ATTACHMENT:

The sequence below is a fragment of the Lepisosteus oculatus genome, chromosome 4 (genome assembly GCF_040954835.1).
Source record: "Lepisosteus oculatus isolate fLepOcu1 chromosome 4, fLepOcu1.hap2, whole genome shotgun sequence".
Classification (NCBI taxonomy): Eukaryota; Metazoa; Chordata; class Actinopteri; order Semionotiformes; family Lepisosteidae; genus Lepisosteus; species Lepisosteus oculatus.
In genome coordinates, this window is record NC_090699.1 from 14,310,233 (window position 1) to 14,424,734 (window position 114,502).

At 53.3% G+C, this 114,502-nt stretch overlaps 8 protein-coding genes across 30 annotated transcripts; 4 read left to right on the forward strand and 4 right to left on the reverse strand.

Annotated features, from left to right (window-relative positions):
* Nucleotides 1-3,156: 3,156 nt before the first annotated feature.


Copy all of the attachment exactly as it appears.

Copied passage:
The sequence below is a fragment of the Lepisosteus oculatus genome, chromosome 4 (genome assembly GCF_040954835.1).
Source record: "Lepisosteus oculatus isolate fLepOcu1 chromosome 4, fLepOcu1.hap2, whole genome shotgun sequence".
Classification (NCBI taxonomy): Eukaryota; Metazoa; Chordata; class Actinopteri; order Semionotiformes; family Lepisosteidae; genus Lepisosteus; species Lepisosteus oculatus.
In genome coordinates, this window is record NC_090699.1 from 14,310,233 (window position 1) to 14,424,734 (window position 114,502).

At 53.3% G+C, this 114,502-nt stretch overlaps 8 protein-coding genes across 30 annotated transcripts; 4 read left to right on the forward strand and 4 right to left on the reverse strand.

Annotated features, from left to right (window-relative positions):
* Nucleotides 1-3,156: 3,156 nt before the first annotated feature.